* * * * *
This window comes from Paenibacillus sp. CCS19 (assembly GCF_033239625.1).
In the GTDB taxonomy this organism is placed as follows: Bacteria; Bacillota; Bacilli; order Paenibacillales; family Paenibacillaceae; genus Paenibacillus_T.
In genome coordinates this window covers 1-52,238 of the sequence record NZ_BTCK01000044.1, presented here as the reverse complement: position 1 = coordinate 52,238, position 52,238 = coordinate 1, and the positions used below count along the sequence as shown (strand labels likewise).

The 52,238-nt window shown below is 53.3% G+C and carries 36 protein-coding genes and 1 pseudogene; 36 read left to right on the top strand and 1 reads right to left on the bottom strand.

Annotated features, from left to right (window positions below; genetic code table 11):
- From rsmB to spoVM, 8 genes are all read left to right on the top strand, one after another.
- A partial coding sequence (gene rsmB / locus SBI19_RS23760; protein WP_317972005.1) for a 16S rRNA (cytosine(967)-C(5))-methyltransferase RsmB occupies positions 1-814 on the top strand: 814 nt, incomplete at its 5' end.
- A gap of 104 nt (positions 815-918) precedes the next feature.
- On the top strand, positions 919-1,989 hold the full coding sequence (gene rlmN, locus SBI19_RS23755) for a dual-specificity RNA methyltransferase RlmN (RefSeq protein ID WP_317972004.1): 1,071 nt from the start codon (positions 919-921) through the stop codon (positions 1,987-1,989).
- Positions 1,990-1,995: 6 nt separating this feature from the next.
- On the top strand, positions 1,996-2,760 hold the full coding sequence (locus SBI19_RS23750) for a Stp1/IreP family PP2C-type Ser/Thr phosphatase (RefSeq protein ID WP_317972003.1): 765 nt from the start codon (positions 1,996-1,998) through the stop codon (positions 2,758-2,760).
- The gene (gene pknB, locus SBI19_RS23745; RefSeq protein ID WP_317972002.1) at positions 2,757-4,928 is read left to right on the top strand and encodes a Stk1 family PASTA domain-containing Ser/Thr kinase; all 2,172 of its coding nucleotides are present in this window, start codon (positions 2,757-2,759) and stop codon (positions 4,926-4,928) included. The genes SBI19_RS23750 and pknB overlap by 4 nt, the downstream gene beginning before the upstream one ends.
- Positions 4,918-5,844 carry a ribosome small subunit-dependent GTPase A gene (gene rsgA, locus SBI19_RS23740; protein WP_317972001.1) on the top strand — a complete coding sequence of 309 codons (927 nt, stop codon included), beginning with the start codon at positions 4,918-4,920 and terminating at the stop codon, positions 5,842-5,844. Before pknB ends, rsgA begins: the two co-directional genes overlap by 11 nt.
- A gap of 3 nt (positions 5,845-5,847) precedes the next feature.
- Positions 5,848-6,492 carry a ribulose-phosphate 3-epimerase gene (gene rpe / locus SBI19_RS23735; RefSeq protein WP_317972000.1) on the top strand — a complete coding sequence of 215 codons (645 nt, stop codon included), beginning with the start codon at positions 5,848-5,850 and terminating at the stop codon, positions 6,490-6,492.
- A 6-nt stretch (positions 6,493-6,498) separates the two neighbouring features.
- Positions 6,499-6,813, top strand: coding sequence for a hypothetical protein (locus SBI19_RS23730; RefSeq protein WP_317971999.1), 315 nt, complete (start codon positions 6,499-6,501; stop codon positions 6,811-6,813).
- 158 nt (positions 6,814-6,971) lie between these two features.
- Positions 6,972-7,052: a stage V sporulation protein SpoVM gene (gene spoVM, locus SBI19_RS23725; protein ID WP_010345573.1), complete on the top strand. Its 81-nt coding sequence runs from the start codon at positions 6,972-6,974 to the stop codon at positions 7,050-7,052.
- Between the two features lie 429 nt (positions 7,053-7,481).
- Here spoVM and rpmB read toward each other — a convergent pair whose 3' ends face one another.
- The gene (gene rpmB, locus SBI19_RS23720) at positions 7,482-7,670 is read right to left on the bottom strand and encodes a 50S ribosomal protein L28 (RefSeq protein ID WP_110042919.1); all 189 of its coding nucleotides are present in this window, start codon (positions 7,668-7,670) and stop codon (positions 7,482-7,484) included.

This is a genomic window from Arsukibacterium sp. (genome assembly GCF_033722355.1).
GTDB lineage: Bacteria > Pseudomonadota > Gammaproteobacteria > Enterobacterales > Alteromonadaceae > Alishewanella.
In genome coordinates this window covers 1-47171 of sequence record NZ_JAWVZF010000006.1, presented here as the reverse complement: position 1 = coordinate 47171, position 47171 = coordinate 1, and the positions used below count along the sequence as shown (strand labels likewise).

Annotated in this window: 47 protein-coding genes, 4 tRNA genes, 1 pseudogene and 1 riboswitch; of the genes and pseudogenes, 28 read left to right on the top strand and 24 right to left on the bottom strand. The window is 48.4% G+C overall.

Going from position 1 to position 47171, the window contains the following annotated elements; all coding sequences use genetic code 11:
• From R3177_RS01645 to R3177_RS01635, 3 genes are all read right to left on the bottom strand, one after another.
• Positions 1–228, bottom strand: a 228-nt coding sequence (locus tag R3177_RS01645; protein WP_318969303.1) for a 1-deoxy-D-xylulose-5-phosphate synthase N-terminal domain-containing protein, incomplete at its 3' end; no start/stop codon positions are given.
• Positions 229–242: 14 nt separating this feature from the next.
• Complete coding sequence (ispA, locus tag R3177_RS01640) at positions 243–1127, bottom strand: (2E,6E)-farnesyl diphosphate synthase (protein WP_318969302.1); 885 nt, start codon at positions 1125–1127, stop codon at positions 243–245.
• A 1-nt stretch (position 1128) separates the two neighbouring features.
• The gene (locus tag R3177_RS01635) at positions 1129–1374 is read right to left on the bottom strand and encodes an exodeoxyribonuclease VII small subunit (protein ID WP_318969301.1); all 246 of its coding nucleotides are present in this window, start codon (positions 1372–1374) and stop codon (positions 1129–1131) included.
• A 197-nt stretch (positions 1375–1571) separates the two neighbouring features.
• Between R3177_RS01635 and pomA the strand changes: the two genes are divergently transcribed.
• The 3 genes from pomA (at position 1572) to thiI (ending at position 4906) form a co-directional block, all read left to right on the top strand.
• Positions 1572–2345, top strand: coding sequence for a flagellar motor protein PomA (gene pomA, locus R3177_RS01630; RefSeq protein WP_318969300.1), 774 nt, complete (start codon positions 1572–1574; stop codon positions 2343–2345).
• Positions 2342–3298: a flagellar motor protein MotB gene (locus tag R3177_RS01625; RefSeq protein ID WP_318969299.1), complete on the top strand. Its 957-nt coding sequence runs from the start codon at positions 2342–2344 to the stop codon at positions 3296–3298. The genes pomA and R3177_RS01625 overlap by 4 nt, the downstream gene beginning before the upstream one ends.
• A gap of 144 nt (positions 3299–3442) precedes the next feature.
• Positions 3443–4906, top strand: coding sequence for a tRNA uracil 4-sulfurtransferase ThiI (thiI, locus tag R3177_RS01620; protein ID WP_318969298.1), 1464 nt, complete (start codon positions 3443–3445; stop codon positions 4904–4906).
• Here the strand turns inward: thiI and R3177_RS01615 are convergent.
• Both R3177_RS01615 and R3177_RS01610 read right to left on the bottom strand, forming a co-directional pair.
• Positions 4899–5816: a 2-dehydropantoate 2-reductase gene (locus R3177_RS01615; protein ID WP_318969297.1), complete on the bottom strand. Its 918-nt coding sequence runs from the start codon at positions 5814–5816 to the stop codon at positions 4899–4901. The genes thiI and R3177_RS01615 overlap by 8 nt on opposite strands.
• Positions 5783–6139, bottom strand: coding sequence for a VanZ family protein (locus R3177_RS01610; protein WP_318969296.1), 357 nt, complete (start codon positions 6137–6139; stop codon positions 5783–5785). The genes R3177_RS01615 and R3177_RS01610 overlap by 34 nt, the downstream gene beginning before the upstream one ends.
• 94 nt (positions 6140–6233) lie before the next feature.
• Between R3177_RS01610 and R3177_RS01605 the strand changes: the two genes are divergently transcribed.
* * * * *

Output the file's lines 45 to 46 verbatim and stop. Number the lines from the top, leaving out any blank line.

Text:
• 94 nt (positions 6140–6233) lie before the next feature.
• Between R3177_RS01610 and R3177_RS01605 the strand changes: the two genes are divergently transcribed.